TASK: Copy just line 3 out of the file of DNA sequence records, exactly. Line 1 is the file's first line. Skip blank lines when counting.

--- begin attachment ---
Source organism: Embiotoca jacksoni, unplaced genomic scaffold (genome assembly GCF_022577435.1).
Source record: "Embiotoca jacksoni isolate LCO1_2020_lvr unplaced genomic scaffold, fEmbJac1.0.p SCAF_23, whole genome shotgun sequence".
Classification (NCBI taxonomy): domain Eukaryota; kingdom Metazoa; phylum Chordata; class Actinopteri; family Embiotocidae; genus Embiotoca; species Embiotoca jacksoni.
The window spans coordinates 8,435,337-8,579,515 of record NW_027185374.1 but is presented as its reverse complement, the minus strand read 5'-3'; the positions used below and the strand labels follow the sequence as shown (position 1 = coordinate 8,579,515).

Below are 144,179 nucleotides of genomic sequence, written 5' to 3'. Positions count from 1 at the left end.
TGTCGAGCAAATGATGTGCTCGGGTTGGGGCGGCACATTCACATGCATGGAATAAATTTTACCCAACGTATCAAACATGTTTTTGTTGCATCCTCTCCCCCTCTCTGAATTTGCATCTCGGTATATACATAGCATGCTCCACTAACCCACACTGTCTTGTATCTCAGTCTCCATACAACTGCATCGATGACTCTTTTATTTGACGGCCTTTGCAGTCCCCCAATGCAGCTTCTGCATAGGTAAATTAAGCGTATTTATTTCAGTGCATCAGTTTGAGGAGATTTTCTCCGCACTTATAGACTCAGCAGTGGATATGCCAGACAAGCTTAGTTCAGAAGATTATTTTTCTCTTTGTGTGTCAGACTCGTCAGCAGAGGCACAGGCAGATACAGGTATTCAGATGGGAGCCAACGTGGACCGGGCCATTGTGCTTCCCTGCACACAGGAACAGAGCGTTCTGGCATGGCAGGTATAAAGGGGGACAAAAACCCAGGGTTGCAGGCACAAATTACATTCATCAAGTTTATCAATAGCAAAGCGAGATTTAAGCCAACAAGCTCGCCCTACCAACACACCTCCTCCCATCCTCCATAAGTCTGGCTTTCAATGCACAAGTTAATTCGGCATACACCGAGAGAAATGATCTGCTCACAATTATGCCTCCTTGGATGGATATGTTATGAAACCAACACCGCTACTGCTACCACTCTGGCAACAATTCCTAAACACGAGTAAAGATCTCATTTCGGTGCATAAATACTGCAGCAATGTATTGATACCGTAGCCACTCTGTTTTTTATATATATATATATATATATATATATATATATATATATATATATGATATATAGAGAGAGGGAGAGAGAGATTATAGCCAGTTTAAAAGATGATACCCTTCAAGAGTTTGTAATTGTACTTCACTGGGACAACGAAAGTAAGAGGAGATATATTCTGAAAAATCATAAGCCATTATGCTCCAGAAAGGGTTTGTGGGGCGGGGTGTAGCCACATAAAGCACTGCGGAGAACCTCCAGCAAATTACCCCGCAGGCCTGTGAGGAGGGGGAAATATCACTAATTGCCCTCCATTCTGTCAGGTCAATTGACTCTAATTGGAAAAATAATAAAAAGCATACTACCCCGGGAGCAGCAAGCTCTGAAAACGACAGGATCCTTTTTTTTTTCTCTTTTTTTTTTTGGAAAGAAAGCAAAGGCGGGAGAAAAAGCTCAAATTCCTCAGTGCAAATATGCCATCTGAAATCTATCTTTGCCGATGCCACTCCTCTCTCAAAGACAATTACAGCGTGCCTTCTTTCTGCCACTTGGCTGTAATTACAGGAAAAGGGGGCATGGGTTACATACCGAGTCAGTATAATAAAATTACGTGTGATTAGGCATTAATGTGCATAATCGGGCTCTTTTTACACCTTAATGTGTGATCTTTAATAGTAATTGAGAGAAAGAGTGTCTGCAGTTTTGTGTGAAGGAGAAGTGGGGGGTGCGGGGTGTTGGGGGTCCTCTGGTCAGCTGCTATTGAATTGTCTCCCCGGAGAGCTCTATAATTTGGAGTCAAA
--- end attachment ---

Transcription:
Classification (NCBI taxonomy): domain Eukaryota; kingdom Metazoa; phylum Chordata; class Actinopteri; family Embiotocidae; genus Embiotoca; species Embiotoca jacksoni.